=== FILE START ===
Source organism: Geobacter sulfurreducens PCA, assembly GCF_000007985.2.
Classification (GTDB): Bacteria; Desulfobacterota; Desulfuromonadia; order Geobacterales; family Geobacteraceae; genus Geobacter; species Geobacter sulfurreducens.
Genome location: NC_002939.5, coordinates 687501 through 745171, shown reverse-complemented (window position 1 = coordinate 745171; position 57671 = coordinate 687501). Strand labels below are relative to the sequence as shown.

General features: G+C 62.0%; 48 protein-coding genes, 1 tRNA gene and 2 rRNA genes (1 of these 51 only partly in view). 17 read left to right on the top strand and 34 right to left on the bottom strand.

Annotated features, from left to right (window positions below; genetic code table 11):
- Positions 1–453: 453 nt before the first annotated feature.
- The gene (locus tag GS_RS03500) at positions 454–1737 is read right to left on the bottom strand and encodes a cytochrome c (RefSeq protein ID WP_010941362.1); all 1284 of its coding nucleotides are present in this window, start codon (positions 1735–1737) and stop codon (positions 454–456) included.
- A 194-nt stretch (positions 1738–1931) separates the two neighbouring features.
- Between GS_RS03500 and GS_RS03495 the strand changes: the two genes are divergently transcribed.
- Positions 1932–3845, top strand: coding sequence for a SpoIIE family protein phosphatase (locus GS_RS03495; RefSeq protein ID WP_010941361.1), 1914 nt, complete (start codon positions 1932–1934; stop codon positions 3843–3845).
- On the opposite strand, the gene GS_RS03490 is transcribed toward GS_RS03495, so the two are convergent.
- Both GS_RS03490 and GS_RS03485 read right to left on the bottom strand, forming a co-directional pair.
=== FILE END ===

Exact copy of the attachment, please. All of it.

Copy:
Source organism: Geobacter sulfurreducens PCA, assembly GCF_000007985.2.
Classification (GTDB): Bacteria; Desulfobacterota; Desulfuromonadia; order Geobacterales; family Geobacteraceae; genus Geobacter; species Geobacter sulfurreducens.
Genome location: NC_002939.5, coordinates 687501 through 745171, shown reverse-complemented (window position 1 = coordinate 745171; position 57671 = coordinate 687501). Strand labels below are relative to the sequence as shown.

General features: G+C 62.0%; 48 protein-coding genes, 1 tRNA gene and 2 rRNA genes (1 of these 51 only partly in view). 17 read left to right on the top strand and 34 right to left on the bottom strand.

Annotated features, from left to right (window positions below; genetic code table 11):
- Positions 1–453: 453 nt before the first annotated feature.
- The gene (locus tag GS_RS03500) at positions 454–1737 is read right to left on the bottom strand and encodes a cytochrome c (RefSeq protein ID WP_010941362.1); all 1284 of its coding nucleotides are present in this window, start codon (positions 1735–1737) and stop codon (positions 454–456) included.
- A 194-nt stretch (positions 1738–1931) separates the two neighbouring features.
- Between GS_RS03500 and GS_RS03495 the strand changes: the two genes are divergently transcribed.
- Positions 1932–3845, top strand: coding sequence for a SpoIIE family protein phosphatase (locus GS_RS03495; RefSeq protein ID WP_010941361.1), 1914 nt, complete (start codon positions 1932–1934; stop codon positions 3843–3845).
- On the opposite strand, the gene GS_RS03490 is transcribed toward GS_RS03495, so the two are convergent.
- Both GS_RS03490 and GS_RS03485 read right to left on the bottom strand, forming a co-directional pair.